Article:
This column usually offers a safe space from politics, but occasionally I have to wade into the deep water. After all, everyone is talking about the coronavirus, the stock market, and the presidential election.
So, despite popular demand, I will field three questions on these hot topics.
1. How bad is this coronavirus? Somewhere between Donald Trump and Nancy Pelosi. He says, “We've got it under control.” She says the need for more action is “urgent.” I'd say the correct answer is somewhere in the middle. You remember the middle, right? It's where most Americans don't go these days.
2. How about this stock market? We've had better days, for sure. I've made some good moves over the years, and a few other moves that deserve the “losing horn sound” on The Price Is Right. If I've learned anything, it's this: When the headlines are screaming doom and gloom, I look the other way. History will tell you that it is a marathon, not a sprint. Wait it out. This is some of that bad medicine we are forced to swallow. But eventually we get better, and often we're stronger than before.
3. This presidential election is unbearable. Can you make it stop? I would if I could. From the president's loud rallies, to the Democrats' loud debates, to the annoying commercials, it's an assault on our eyes and ears. I opened a box of Cheerios the other day, and Mike Bloomberg jumped out, talking about how he cleaned up New York City. That may have been a dream, but I can't be sure.
I often write about the past, and some say I get too nostalgic. Guilty as charged. There are some things about 20th century America I miss very much.
We've had some presidents who were wildly popular for a while, and others who were embroiled in scandals. Ronald Reagan is an example of both. During his first two years in office, he brought optimism to a nation recovering from a hostage crisis and a sluggish economy. He also survived an assassination attempt, and his wit served him well during his recovery. His approval ratings were high. Near the end of his presidency, the Iran Contra affair (“arms for hostages”) angered many Americans. Still, during both his peaks and valleys, we as individuals were not defined by our opinion of him. In that pre-social media, pre-cable shoutfest era, we were free to quietly go about our business, and not judge one another on whether we were “pro” or “anti” Reagan.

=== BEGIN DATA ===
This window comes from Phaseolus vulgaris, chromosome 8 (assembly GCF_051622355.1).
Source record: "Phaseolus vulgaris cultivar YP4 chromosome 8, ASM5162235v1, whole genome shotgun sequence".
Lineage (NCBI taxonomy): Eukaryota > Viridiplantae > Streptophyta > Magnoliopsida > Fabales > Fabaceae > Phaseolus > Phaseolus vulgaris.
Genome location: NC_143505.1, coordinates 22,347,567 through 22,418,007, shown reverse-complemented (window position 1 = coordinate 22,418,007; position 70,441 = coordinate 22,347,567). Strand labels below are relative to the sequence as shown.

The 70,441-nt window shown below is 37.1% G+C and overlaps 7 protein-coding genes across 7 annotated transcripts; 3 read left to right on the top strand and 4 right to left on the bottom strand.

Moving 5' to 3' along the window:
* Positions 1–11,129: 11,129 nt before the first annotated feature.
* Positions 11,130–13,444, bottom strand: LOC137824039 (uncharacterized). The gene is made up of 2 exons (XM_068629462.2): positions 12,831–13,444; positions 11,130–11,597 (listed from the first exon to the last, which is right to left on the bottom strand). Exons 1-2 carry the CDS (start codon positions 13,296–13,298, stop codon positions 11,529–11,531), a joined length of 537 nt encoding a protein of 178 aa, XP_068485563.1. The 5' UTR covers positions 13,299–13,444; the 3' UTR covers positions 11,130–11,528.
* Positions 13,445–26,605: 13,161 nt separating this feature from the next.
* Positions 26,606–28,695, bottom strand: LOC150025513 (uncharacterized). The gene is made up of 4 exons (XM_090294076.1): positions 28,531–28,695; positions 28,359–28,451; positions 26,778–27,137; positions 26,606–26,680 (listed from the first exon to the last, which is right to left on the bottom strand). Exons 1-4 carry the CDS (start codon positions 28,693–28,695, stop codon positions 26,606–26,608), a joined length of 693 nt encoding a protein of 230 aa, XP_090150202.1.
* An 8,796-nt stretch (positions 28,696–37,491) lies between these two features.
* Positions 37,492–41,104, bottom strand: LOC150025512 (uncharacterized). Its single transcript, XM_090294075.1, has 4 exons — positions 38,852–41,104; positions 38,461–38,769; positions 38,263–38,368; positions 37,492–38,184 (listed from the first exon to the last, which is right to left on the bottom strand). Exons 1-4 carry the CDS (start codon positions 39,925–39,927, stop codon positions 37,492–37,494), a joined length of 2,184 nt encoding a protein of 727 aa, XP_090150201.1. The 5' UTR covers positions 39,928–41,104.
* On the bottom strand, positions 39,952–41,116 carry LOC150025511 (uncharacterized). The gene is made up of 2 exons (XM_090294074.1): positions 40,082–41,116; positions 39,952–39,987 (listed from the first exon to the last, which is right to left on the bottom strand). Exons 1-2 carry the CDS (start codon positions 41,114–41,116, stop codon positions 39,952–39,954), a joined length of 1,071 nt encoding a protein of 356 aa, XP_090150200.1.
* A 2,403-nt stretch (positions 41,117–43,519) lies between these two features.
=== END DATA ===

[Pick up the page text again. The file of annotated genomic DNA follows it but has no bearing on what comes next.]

A decade later, Bill Clinton presided over a relatively strong economy. His personal behavior resulted in some well-deserved scorn, and some spirited debates on whether he should be impeached and removed from office. (He was, and he wasn't.) But again, I can't recall many arguments that resulted in loss of friendships.
Look at us now. Longtime relationships have been re-defined over politics. “Hey, let's get some guys together to go to the game. I'll call Johnny and Ron, and you get in touch with Sam and Kevin.” Long pause. “I don't know about Kevin,” your friend says. “He's a lefty. I'm not sure I want to ride in the same car with him.”
“What? You guys worked together for twenty years. He mowed your mom's grass for free, until the day she died. He would jump in and save you if you were drowning.” The friend replies, “Yeah, but have you seen his political posts on Facebook? I don't associate with people who lean that way.”
This is not an unusual conversation. It is one of many in which people choose their friends (and enemies) based on who they prefer for president of the United States of America. Are we still united?
In California, a woman has divorced her husband of 22 years because he has decided to support President Trump. “I feel betrayed,” she said. She did not elaborate on whether he was a good father, a good provider, or a good companion. It is sad to see anyone seek a divorce, but one would hope it is over something more serious than their political preferences. Back in the 1950s, did anyone break up a marriage because their spouse liked Ike?
Jeanne Safer has just written a book titled, “I Love You, But I Hate Your Politics.” It is described as “a guide to maintaining respect and intimacy in our increasingly divided nation.”
If this disease is infecting your household, turn off the TV, get off Facebook, and start a garden together. Life is too short to let politicians disrupt your relationships.
The presidential election is eight months away, so it's too early to predict a winner. Sadly, no matter who wins, half the nation will be dead-set against him or her, from Day 1. Where's Ike when we need him?
David Carroll, a Chattanooga news anchor, is the author of “Volunteer Bama Dawg,” available on his website, ChattanoogaRadioTV.com. You may contact him at email@example.com, or 900 Whitehall Road, Chattanooga, TN 37405.